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Maternal-Fetal Medicine Units (MFMU) Network

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Maternal-Fetal Medicine Units Network logoThe NICHD established the MFMU Network in 1986 to respond to the need for well-designed clinical trials in maternal- fetal medicine and obstetrics, particularly with respect to the continuing problem of preterm birth. The aims of the Network are to reduce maternal, fetal, and infant morbidity related to preterm birth, fetal growth abnormalities, and maternal complications, and to provide the rationale for evidence-based, cost-effective obstetric practice.

The Institute funds the MFMU Network through its Pregnancy and Perinatology Branch (PPB) using the Cooperative Clinical Research award mechanism (U10) in 5 -year competitive cycles. For the 2011–2016 cycle, the MFMU Network includes 14 clinical centers at U.S. universities and hospitals, a data coordinating center at the George Washington University, and the NICHD . MFMU Network centers may include one or more affiliated hospitals. The clinical centers represent premier institutions in perinatal medicine with track records of excellence in clinical research.

The National Heart, Lung, and Blood Institute and the National Institute of Neurological Disorders and Stroke also provide support for certain projects within the MFMU Network.

MFMU Network studies include randomized clinical trials, cohort studies, and registries. Network trials may be found on and on the MFMU Network website External Web Site Policy.


Topic Areas

The MFMU Network has conducted clinical studies related to the following critical areas of research: maternal health; fetal health and development; gestational diabetes, asthma, and thyroid disorders; and preterm labor.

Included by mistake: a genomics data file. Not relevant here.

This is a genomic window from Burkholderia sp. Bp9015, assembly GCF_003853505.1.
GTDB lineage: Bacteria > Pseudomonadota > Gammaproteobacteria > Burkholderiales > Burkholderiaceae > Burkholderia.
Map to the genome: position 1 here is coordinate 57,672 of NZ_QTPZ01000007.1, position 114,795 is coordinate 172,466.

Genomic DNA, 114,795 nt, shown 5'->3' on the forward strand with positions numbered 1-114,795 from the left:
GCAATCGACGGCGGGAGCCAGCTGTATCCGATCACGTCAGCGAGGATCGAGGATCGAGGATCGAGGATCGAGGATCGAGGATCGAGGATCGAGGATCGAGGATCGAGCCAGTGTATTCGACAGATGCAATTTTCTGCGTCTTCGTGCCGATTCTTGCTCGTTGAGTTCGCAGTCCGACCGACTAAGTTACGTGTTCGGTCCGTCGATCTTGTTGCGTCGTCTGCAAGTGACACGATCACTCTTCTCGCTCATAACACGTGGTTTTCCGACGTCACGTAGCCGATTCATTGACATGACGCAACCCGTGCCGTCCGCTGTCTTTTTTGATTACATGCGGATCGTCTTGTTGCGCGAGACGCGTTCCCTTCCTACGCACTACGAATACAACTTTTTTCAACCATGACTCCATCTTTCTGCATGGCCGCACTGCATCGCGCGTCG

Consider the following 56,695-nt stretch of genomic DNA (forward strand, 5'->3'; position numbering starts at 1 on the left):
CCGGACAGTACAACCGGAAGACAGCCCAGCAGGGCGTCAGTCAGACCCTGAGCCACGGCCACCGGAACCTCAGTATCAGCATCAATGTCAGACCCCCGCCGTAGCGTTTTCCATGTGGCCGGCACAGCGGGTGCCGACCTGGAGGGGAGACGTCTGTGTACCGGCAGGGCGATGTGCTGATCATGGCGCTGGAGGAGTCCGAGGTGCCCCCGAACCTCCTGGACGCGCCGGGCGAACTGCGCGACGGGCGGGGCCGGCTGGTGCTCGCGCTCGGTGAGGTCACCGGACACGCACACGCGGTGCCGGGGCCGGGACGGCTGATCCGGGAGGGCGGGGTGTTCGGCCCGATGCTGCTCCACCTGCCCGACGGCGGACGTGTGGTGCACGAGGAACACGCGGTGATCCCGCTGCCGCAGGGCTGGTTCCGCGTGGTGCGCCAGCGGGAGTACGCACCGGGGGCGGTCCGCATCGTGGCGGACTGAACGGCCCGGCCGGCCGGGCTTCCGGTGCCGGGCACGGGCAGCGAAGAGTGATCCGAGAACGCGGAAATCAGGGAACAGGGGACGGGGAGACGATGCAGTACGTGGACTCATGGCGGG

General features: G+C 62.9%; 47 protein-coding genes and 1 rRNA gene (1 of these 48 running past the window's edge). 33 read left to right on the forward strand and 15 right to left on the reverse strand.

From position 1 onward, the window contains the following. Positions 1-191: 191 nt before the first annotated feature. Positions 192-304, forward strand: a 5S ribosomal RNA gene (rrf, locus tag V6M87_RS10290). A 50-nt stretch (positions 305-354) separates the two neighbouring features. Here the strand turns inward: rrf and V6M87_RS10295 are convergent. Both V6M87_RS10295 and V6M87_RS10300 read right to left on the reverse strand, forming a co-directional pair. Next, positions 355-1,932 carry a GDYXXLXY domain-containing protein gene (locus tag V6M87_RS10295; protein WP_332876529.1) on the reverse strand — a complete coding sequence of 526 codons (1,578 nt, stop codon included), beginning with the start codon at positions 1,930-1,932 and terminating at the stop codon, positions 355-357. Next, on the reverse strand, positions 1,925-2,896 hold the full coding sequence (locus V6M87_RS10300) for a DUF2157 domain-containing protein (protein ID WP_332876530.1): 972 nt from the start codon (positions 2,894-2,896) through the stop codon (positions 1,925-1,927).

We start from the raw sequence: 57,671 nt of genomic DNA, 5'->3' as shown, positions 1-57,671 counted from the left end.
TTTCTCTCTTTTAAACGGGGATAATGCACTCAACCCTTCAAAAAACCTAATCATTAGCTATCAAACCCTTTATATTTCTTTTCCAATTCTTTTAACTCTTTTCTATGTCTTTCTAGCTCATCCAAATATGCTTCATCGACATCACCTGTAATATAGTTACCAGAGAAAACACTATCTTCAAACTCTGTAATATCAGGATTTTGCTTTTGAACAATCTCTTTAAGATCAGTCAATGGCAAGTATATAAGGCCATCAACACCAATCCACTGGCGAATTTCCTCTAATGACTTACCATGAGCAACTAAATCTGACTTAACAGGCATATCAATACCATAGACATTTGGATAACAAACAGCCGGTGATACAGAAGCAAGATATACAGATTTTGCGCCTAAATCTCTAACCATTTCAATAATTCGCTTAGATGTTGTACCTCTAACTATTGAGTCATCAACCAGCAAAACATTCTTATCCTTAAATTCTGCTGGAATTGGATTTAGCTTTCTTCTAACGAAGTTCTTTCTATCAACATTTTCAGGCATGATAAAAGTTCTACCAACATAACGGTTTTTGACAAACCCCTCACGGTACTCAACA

Current MFMU Network studies include (but are not limited to) the following:

  • Antenatal Late Preterm Steroids (ALPS): A Randomized Placebo-Controlled Trial examines whether the administration of antenatal steroids at 34 weeks to 36 weeks of gestation, with an anticipated delivery date in the late preterm period, reduces the need for neonatal respiratory support.

  • A Randomized Trial of Fetal ECG ST Segment and T Wave Analysis (STAN) as an Adjunct to Electronic Fetal Heart Rate Monitoring is studying whether fetal STAN reduces the risk of perinatal hypoxic-ischemic morbidity and mortality.

  • A Randomized Trial of Thyroxine Therapy for Subclinical Hypothyroidism or Hypothyroxinemia Diagnosed During Pregnancy seeks to determine whether giving thyroxine to women with subclinical hypothyroidism or hypothyroxinemia diagnosed during the first half of pregnancy is associated with intellectual improvement in their offspring. The trial is now in the follow-up phase.

  • A Randomized Trial to Prevent Congenital Cytomegalovirus Infection (CMV) is designed to determine whether maternal administration of CMV hyperimmune globulin prior to 24 weeks of gestation in women diagnosed with primary CMV infection reduces the congenital CMV infection.

  • An Observational Study of Hepatitis C Virus in Pregnancy (HCV) is intended to evaluate risk factors associated with HCV infection and mother-to-child transmission of HCV.

  • Mild GDM Management and Long Term Maternal and Child Health: Follow-Up of the Mild GDM Study will examine whether treatment of pregnant women with mild gestational diabetes mellitus (GDM) decreases the risk of obesity in their children aged 4.5 to 10 years compared with children born to women who did not receive treatment for mild GDM in pregnancy.


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